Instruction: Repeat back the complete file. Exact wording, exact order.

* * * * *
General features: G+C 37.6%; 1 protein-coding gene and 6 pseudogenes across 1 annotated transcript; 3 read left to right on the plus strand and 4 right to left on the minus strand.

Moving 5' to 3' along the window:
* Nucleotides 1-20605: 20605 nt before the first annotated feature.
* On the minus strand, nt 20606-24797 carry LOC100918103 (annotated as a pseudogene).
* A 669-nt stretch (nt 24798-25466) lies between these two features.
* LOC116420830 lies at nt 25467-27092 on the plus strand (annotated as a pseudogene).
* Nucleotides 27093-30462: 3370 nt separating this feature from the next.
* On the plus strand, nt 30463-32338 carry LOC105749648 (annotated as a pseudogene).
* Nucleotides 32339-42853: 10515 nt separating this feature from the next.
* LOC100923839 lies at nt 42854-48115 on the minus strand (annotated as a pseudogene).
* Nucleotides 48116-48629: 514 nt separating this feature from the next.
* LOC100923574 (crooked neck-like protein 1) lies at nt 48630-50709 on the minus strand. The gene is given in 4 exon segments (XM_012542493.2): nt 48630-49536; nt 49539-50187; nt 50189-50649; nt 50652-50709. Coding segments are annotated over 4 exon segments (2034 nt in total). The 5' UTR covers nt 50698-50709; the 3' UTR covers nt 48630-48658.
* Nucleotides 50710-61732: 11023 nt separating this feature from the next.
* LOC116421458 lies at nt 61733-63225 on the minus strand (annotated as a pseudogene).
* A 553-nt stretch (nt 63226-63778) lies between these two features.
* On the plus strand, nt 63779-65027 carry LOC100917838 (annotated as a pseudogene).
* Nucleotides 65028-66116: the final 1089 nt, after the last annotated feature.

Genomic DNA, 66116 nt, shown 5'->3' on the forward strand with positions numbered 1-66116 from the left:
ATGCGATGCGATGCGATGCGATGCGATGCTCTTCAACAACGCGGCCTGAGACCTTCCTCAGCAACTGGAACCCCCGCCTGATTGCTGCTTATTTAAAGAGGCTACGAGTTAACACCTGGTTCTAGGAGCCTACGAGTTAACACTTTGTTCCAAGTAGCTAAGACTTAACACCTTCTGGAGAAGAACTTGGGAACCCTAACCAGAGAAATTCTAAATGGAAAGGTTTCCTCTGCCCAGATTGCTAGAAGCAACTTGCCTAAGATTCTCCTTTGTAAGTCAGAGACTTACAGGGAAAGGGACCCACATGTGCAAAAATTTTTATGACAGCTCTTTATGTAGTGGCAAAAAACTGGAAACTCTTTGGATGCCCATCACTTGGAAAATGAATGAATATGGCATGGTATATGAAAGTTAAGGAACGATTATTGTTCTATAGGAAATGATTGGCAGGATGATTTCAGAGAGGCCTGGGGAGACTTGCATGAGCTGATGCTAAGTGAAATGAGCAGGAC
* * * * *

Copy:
General features: G+C 37.6%; 1 protein-coding gene and 6 pseudogenes across 1 annotated transcript; 3 read left to right on the plus strand and 4 right to left on the minus strand.

Moving 5' to 3' along the window:
* Nucleotides 1-20605: 20605 nt before the first annotated feature.
* On the minus strand, nt 20606-24797 carry LOC100918103 (annotated as a pseudogene).
* A 669-nt stretch (nt 24798-25466) lies between these two features.
* LOC116420830 lies at nt 25467-27092 on the plus strand (annotated as a pseudogene).
* Nucleotides 27093-30462: 3370 nt separating this feature from the next.
* On the plus strand, nt 30463-32338 carry LOC105749648 (annotated as a pseudogene).
* Nucleotides 32339-42853: 10515 nt separating this feature from the next.
* LOC100923839 lies at nt 42854-48115 on the minus strand (annotated as a pseudogene).
* Nucleotides 48116-48629: 514 nt separating this feature from the next.
* LOC100923574 (crooked neck-like protein 1) lies at nt 48630-50709 on the minus strand. The gene is given in 4 exon segments (XM_012542493.2): nt 48630-49536; nt 49539-50187; nt 50189-50649; nt 50652-50709. Coding segments are annotated over 4 exon segments (2034 nt in total). The 5' UTR covers nt 50698-50709; the 3' UTR covers nt 48630-48658.
* Nucleotides 50710-61732: 11023 nt separating this feature from the next.
* LOC116421458 lies at nt 61733-63225 on the minus strand (annotated as a pseudogene).
* A 553-nt stretch (nt 63226-63778) lies between these two features.
* On the plus strand, nt 63779-65027 carry LOC100917838 (annotated as a pseudogene).
* Nucleotides 65028-66116: the final 1089 nt, after the last annotated feature.

Genomic DNA, 66116 nt, shown 5'->3' on the forward strand with positions numbered 1-66116 from the left:
ATGCGATGCGATGCGATGCGATGCGATGCTCTTCAACAACGCGGCCTGAGACCTTCCTCAGCAACTGGAACCCCCGCCTGATTGCTGCTTATTTAAAGAGGCTACGAGTTAACACCTGGTTCTAGGAGCCTACGAGTTAACACTTTGTTCCAAGTAGCTAAGACTTAACACCTTCTGGAGAAGAACTTGGGAACCCTAACCAGAGAAATTCTAAATGGAAAGGTTTCCTCTGCCCAGATTGCTAGAAGCAACTTGCCTAAGATTCTCCTTTGTAAGTCAGAGACTTACAGGGAAAGGGACCCACATGTGCAAAAATTTTTATGACAGCTCTTTATGTAGTGGCAAAAAACTGGAAACTCTTTGGATGCCCATCACTTGGAAAATGAATGAATATGGCATGGTATATGAAAGTTAAGGAACGATTATTGTTCTATAGGAAATGATTGGCAGGATGATTTCAGAGAGGCCTGGGGAGACTTGCATGAGCTGATGCTAAGTGAAATGAGCAGGAC